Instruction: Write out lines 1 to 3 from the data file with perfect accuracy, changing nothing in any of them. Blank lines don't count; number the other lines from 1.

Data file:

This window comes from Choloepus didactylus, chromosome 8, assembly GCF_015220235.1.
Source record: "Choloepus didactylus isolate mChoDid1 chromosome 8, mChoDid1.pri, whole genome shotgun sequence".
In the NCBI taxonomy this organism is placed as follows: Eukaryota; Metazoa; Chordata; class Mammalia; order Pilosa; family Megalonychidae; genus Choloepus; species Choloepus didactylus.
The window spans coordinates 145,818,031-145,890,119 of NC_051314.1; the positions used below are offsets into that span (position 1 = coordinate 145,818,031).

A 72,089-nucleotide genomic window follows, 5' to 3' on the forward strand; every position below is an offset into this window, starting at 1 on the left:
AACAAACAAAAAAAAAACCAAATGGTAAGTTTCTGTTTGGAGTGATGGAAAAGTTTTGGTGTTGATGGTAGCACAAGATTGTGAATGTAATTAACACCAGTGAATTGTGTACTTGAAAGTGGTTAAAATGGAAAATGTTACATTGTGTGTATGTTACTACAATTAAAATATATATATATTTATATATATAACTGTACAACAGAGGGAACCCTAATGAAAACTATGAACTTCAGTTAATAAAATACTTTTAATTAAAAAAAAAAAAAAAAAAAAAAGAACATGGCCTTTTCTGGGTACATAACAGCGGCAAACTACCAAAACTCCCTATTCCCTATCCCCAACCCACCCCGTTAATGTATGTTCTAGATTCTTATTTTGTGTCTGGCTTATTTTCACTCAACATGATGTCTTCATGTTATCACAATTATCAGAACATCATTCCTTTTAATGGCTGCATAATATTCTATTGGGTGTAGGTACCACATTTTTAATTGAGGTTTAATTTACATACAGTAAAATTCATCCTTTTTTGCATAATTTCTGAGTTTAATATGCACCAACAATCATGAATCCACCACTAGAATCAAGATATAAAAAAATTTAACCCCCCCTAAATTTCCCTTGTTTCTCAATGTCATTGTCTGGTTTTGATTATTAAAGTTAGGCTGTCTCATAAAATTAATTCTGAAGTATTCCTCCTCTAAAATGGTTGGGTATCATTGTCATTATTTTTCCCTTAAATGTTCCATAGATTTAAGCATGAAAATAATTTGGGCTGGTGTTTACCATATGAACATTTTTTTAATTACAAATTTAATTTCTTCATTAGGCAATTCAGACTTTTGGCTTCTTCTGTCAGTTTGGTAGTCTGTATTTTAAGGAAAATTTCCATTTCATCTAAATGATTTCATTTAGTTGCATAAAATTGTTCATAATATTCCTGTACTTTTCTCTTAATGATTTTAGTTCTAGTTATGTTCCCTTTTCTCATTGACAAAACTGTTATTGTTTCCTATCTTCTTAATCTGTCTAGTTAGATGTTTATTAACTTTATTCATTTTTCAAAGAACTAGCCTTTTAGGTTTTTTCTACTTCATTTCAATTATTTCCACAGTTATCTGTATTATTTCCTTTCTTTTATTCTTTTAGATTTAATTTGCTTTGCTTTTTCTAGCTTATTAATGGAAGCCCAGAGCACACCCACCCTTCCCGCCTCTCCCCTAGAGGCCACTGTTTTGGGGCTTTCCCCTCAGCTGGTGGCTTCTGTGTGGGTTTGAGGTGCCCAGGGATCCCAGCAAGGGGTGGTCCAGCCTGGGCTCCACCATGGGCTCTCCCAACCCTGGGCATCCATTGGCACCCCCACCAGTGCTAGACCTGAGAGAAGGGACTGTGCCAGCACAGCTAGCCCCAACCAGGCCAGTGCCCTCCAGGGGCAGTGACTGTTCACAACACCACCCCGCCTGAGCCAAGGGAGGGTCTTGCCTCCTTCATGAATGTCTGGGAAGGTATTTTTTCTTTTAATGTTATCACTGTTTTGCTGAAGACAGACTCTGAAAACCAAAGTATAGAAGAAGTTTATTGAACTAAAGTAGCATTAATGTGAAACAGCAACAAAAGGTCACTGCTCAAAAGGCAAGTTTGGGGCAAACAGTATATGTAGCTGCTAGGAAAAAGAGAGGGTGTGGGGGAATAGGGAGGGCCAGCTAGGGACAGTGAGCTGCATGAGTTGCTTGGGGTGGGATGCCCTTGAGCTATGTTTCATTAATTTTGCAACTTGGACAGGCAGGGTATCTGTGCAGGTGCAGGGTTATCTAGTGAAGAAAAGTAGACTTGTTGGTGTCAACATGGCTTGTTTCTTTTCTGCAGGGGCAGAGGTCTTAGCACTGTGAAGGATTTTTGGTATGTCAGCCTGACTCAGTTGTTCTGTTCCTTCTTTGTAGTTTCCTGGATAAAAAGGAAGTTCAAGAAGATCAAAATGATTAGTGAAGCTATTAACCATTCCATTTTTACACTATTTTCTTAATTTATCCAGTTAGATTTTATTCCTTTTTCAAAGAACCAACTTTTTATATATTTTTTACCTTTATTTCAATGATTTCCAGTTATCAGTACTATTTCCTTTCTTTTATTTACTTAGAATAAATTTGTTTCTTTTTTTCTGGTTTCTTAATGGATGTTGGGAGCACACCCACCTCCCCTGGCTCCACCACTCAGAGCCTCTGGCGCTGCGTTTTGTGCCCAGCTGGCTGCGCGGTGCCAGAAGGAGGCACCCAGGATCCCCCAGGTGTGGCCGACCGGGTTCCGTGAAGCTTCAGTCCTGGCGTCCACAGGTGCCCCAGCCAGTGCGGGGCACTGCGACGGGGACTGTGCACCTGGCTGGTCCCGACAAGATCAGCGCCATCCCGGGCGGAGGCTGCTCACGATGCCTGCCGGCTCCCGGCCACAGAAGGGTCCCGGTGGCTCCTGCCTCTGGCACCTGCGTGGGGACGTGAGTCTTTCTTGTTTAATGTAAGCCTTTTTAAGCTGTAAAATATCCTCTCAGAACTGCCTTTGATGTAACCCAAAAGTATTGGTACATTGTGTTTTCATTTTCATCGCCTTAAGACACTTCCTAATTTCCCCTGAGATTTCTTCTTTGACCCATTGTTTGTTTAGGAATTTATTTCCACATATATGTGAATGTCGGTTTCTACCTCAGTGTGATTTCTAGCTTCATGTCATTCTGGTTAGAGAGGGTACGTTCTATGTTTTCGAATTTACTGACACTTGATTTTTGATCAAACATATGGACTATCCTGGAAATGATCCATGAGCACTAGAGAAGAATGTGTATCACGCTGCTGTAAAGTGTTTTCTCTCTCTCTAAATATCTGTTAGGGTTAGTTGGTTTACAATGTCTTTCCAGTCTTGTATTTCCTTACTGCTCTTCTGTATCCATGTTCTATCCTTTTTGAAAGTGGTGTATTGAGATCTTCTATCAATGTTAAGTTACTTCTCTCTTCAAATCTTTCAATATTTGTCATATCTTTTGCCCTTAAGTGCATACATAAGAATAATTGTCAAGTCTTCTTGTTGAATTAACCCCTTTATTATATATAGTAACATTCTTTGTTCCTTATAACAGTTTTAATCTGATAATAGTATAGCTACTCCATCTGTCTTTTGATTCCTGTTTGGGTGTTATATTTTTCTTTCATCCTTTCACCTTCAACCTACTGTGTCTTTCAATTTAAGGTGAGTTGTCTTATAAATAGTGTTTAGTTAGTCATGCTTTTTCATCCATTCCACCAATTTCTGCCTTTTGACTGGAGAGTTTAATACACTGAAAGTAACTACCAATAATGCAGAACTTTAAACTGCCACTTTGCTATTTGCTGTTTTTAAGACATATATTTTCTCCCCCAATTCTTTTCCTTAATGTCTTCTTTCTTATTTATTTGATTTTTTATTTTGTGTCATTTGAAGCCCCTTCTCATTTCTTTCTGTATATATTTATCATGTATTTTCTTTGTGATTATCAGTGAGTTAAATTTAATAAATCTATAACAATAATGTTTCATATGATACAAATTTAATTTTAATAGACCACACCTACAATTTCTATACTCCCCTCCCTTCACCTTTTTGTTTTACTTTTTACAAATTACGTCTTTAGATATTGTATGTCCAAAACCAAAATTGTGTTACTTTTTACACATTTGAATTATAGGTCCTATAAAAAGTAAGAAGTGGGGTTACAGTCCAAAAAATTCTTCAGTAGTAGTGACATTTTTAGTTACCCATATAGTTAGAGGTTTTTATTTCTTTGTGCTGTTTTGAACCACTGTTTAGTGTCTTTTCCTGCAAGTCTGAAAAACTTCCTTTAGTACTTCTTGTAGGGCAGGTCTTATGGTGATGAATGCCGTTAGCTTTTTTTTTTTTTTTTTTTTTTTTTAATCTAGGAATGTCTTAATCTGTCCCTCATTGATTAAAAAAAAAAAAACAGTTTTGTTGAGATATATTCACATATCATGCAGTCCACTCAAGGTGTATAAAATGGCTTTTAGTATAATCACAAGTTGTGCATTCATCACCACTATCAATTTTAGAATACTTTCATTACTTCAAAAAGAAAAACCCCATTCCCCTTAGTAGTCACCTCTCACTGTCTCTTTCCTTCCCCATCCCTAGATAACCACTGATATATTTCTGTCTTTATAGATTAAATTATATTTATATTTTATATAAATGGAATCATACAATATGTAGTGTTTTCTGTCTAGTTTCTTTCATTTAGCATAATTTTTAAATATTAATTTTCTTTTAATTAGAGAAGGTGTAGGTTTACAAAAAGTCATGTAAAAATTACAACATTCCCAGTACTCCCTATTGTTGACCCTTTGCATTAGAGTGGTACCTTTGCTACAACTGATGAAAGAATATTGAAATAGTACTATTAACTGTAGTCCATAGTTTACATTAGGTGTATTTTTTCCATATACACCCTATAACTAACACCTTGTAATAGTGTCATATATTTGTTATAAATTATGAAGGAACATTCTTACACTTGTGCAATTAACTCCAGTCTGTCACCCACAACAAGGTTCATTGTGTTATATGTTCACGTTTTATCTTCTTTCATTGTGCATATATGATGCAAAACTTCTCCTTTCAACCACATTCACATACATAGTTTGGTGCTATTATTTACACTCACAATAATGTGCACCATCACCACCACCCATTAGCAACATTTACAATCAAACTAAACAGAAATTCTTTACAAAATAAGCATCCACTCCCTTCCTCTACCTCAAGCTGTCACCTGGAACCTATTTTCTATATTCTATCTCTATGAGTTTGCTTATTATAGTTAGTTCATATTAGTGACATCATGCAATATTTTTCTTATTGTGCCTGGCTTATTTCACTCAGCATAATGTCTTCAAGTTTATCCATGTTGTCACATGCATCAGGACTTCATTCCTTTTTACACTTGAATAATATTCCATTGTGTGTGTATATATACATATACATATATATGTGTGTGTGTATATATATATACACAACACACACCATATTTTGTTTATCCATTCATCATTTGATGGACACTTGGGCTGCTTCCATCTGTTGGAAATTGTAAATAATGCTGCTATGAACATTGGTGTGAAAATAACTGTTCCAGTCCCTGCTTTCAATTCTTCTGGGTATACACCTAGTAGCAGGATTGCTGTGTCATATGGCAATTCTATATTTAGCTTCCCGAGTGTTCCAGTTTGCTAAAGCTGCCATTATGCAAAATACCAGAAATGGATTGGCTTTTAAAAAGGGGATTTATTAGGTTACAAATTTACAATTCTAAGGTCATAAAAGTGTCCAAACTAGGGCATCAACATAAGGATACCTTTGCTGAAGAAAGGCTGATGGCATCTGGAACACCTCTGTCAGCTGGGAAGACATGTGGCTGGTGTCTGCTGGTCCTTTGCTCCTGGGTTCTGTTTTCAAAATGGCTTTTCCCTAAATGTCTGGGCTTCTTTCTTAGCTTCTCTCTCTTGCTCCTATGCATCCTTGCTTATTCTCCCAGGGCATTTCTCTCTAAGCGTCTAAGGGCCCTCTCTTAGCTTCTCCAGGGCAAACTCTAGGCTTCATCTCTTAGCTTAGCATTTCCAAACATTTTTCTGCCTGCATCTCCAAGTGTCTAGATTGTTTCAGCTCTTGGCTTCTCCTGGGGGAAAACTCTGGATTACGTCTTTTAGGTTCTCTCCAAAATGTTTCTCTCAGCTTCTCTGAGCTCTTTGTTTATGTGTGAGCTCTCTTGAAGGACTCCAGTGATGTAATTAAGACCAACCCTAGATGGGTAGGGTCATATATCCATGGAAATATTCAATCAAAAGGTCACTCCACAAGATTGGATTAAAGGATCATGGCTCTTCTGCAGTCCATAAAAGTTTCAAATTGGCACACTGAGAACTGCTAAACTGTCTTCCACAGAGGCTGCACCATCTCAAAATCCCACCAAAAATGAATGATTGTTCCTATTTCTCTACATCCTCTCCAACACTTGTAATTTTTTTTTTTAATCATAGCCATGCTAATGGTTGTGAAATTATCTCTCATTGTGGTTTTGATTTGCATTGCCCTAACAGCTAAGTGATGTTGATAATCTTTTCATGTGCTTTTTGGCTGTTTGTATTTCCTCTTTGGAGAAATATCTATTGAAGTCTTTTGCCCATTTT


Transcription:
This window comes from Choloepus didactylus, chromosome 8, assembly GCF_015220235.1.
Source record: "Choloepus didactylus isolate mChoDid1 chromosome 8, mChoDid1.pri, whole genome shotgun sequence".
In the NCBI taxonomy this organism is placed as follows: Eukaryota; Metazoa; Chordata; class Mammalia; order Pilosa; family Megalonychidae; genus Choloepus; species Choloepus didactylus.